Britain’s Labour Party has undergone a kind of gravitational collapse. Its fringes have fallen into its center, forming a black hole that is a maelstrom of anti-Semitism. Hard to imagine that only a decade ago it was the most mainstream of parties. Its leader Tony Blair preached a mixture of social justice and free markets. The speed with which Labour has fallen to extremists should serve as a wake-up call.
In an effort to boost flagging ratings for the Oscars telecast, the Academy of Motion Pictures Arts and Sciences has set a three-hour time limit on the program and is introducing a category to reward “outstanding achievement in popular film.” Let’s set aside the asinine ways that they plan on saving time (relegating technical awards to the commercial breaks instead of, say, getting rid of the goddamn song and dance numbers or reducing the number of self-indulgent montages of past, better movies from 23 to, like, I dunno, 15) and instead focus on the TRULY stupid idea: Best Popular Picture.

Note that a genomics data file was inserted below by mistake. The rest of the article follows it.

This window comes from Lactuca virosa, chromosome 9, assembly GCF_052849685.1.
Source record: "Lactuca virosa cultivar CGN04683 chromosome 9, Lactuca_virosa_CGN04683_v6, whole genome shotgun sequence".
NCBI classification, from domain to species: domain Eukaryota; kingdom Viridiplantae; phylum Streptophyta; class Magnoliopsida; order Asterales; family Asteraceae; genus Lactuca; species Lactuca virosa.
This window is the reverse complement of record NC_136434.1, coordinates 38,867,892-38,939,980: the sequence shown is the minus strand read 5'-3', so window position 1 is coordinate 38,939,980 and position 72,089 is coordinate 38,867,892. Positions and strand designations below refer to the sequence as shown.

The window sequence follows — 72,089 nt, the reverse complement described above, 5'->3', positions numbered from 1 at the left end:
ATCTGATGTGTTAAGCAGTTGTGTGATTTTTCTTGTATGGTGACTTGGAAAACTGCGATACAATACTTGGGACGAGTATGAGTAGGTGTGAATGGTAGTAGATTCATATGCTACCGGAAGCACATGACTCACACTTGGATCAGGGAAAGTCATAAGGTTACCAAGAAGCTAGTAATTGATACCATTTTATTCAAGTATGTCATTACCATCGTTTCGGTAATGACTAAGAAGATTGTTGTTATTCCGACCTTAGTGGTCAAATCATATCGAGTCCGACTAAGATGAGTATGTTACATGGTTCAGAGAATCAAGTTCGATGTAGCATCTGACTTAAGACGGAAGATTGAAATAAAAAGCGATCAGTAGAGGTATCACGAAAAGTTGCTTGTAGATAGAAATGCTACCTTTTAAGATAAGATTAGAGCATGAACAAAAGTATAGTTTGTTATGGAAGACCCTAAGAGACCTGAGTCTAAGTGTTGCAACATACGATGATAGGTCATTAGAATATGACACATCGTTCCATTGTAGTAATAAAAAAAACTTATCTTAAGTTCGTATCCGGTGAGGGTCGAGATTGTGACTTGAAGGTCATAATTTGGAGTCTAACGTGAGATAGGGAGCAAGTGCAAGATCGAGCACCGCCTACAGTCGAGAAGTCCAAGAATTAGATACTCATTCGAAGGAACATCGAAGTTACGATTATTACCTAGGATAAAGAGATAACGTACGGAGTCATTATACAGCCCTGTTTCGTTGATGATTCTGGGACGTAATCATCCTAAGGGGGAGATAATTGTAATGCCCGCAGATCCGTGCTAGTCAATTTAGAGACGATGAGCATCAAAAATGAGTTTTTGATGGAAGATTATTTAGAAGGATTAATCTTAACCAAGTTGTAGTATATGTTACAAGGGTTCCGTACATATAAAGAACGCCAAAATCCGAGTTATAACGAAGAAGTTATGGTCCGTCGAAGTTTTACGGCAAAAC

Yesterday the French government reported that Joël Robuchon, the most Michelin-starred chef on the planet, had died from complications related to pancreatic cancer. He was 73. By most accounts, Robuchon was a tyrant in the kitchen, a madman obsessed with perfection, and a genius. Pete Wells of the New York Times breaks Robuchon’s career into two parts: the culinary wunderkind who, at age 36, received his first Michelin star after opening Jamin in 1981 (and the maximum three stars only three years later), and the seasoned veteran who opened L’Atelier de Joél Robuchon in 2003, not caring what those Michelin critics thought, and redefined high-end dining. (This whole gastronomic experience where customers can pay thousands of dollars to sit on stools around a bar while chefs cook what they want? You can thank—or blame—Robuchon.)